Options can be the scan type (SYN scan, ACK scan, list scan etc..), can be turning off certain functions such as DNS resolution or ping, can be setting the options for output such as to XML or text file, can be setting OS or version detection, can be setting up scanning through a FTP server or another host, or can be selecting the ports to be scanned. Ports can be entered in as a list (-p 21,23,80) or as a range (-p 1-1024,3389,5000) or by port type for UDP or TCP (-p U:161,53 T:80,443).

The following are some basic examples of Nmap scans.

1. Ping Scan (ping sweep)

nmap -sP 10.20.2.1/24

Starting Nmap 4.03 ( http://www.insecure.org/nmap/ ) at 2007-10-29 14:23 GMT
Host 10.20.2.4 appears to be up.
MAC Address: 00:0C:F1:5E:0B:05 (Intel)
Host 10.20.2.6 appears to be up.
MAC Address: 00:30:C1:21:0B:9C (Hewlett-packard)
Host 10.20.2.69 appears to be up.
MAC Address: 00:E0:81:6C:94:53 (Tyan Computer)
Host 10.20.2.70 appears to be up.
MAC Address: 00:60:B0:20:D0:C0 (Hewlett-packard CO.)
Host 10.20.2.71 appears to be up.
MAC Address: 00:00:84:AE:70:BF (Ricoh Company)
Nmap finished: 256 IP addresses (5 hosts up) scanned in 5.398 seconds


This scan was used to quickly identify host that are up on a particular range of IP addresses.


2. Basic Host Scan

nmap 10.20.2.41

Starting Nmap 4.03 ( http://www.insecure.org/nmap/ ) at 2007-10-29 14:13 GMT
Interesting ports on 10.20.2.41:
(The 1666 ports scanned but not shown below are in state: closed)
PORT
STATE SERVICE
21/tcp
open ftp
23/tcp
open telnet
80/tcp
open http
280/tcp
open http-mgmt
443/tcp
open https
515/tcp
open printer
631/tcp
open ipp
9100/tcp open
jetdirect
MAC Address: 00:0E:7F:E2:E5:93 (Hewlett Packard)

This scan picks a performs a TCP connect scan of a selected host. This scan would likely be picked up by an IDS. The basic scan would scan all ports including 1024 and below and certain high numbered ports listed in the nmap-services file. This file can be customised for your own environment. To peform a fast scan use the -F switch. This will just scan ports listed in the nmap-services file. Nmap will also automatically randomise the ports to be scanned, this can be disabled with the -r switch.


3. Version Scan

nmap 10.20.2.41 -sV -p 23

Starting Nmap 4.03 ( http://www.insecure.org/nmap/ ) at 2007-10-29 14:14 GMT
Interesting ports on 10.20.2.41:
PORT
STATE SERVICE VERSION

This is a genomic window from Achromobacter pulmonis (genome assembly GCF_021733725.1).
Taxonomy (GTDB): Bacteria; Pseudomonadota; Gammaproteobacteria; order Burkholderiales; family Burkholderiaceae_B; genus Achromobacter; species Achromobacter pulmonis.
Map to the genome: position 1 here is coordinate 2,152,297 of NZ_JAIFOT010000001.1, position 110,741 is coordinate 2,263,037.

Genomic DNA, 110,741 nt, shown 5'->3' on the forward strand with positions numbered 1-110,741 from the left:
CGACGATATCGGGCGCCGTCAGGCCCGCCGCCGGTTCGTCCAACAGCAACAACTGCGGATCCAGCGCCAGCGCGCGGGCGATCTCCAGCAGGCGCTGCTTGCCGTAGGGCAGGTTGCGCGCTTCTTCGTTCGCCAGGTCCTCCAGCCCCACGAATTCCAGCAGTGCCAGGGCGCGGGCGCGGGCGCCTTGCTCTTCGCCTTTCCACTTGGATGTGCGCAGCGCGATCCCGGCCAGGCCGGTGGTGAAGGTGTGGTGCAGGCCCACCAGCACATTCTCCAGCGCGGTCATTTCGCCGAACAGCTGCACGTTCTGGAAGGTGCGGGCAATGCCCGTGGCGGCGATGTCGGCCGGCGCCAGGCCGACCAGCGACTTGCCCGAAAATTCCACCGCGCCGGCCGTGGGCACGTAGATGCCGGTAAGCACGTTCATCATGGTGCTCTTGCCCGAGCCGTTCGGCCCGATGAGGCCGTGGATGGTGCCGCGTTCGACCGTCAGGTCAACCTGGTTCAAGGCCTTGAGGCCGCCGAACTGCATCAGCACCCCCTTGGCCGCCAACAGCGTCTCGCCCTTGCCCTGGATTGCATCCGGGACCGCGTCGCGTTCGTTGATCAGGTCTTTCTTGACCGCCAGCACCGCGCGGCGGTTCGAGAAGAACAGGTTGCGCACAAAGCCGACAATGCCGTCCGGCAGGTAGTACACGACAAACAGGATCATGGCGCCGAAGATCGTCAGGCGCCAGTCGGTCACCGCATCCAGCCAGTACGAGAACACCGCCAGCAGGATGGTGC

23/tcp open
telnet HP JetDirect printer telnetd (No password)
MAC Address: 00:0E:7F:E2:E5:93 (Hewlett Packard)
Service Info: Device: printer
Nmap finished: 1 IP address (1 host up) scanned in 2.059 seconds

This scan picked a particular port and attempted to enumerate the service listening on that port.


4. OS Scan

nmap 10.20.2.41 -O -p 23,81

Starting Nmap 4.03 ( http://www.insecure.org/nmap/ ) at 2007-10-29 14:16 GMT
Interesting ports on 10.20.2.41:
PORT
STATE SERVICE
23/tcp open
telnet
81/tcp closed hosts2-ns
MAC Address: 00:0E:7F:E2:E5:93 (Hewlett Packard)
Device type: print server
Running: HP embedded
OS details: HP printer w/JetDirect card
Uptime 74.890 days (since Wed Aug 15 16:55:33 2007)
Nmap finished: 1 IP address (1 host up) scanned in 2.579 seconds

This scan performed an OS scan on the host and correctly identified it as a HP Printer.


5. SYN Scan (Half-Open Scan)

nmap 10.20.2.41 -sS -p 23,80

Starting Nmap 4.03 ( http://www.insecure.org/nmap/ ) at 2007-10-29 14:17 GMT
Interesting ports on 10.20.2.41:
PORT
STATE SERVICE
23/tcp open
telnet
80/tcp open
http
MAC Address: 00:0E:7F:E2:E5:93 (Hewlett Packard)
Nmap finished: 1 IP address (1 host up) scanned in 0.440 seconds

This scan performed a half-open scan (-sS) on ports 23 & 80. Half-open means that a full TCP connect scan was not completed. A SYN packet was sent from Nmap followed by a RST packet if a SYN/ACK was received (indicating an open port). If a RST packet was received by Nmap the port will be listed as closed. You must have root permissions to perform a SYN scan otherwise the scan will drop down to a full TCP Connect scan. SYN scans are relatively stealthy and are very fast for the reasons already mentioned. If Nmap receives no response or if an ICMP unreachable is received by Nmap the port is marked as filtered.


6. Stealthy Scan

nmap 10.20.2.41 -sS -p 23,80 -T 1

Starting Nmap 4.03 ( http://www.insecure.org/nmap/ ) at 2007-10-29 14:22 GMT
Interesting ports on 10.20.2.41:
PORT
STATE SERVICE
23/tcp open
telnet
80/tcp open
http
MAC Address: 00:0E:7F:E2:E5:93 (Hewlett Packard)
Nmap finished: 1 IP address (1 host up) scanned in 45.422 seconds

This scan performs a half-open scan but the packets are sent at a very slow rate (-T 1). This is to avoid detection by an IDS. Note the time that Nmap took to scan compared to the previous examples.


7. Idle Scan (Zombie Scan)

nmap 10.20.2.41 -p 23 -T 2 -sI 10.20.2.70 -P0

Starting Nmap 4.03 ( http://www.insecure.org/nmap/ ) at 2007-10-29 14:29 GMT